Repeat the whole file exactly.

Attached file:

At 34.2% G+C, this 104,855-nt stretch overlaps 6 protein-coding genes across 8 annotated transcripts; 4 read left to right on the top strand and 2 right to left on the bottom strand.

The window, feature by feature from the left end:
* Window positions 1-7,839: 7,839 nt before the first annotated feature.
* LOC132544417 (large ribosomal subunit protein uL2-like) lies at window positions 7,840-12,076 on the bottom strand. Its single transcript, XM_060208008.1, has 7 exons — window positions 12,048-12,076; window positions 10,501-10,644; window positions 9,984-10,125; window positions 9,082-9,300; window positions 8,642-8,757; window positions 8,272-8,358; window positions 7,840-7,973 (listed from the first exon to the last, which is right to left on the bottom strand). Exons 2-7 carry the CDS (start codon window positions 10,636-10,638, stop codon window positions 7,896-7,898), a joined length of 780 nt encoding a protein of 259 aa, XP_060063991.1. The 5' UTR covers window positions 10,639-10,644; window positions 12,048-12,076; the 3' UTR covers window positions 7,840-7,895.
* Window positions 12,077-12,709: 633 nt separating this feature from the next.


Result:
At 34.2% G+C, this 104,855-nt stretch overlaps 6 protein-coding genes across 8 annotated transcripts; 4 read left to right on the top strand and 2 right to left on the bottom strand.

The window, feature by feature from the left end:
* Window positions 1-7,839: 7,839 nt before the first annotated feature.
* LOC132544417 (large ribosomal subunit protein uL2-like) lies at window positions 7,840-12,076 on the bottom strand. Its single transcript, XM_060208008.1, has 7 exons — window positions 12,048-12,076; window positions 10,501-10,644; window positions 9,984-10,125; window positions 9,082-9,300; window positions 8,642-8,757; window positions 8,272-8,358; window positions 7,840-7,973 (listed from the first exon to the last, which is right to left on the bottom strand). Exons 2-7 carry the CDS (start codon window positions 10,636-10,638, stop codon window positions 7,896-7,898), a joined length of 780 nt encoding a protein of 259 aa, XP_060063991.1. The 5' UTR covers window positions 10,639-10,644; window positions 12,048-12,076; the 3' UTR covers window positions 7,840-7,895.
* Window positions 12,077-12,709: 633 nt separating this feature from the next.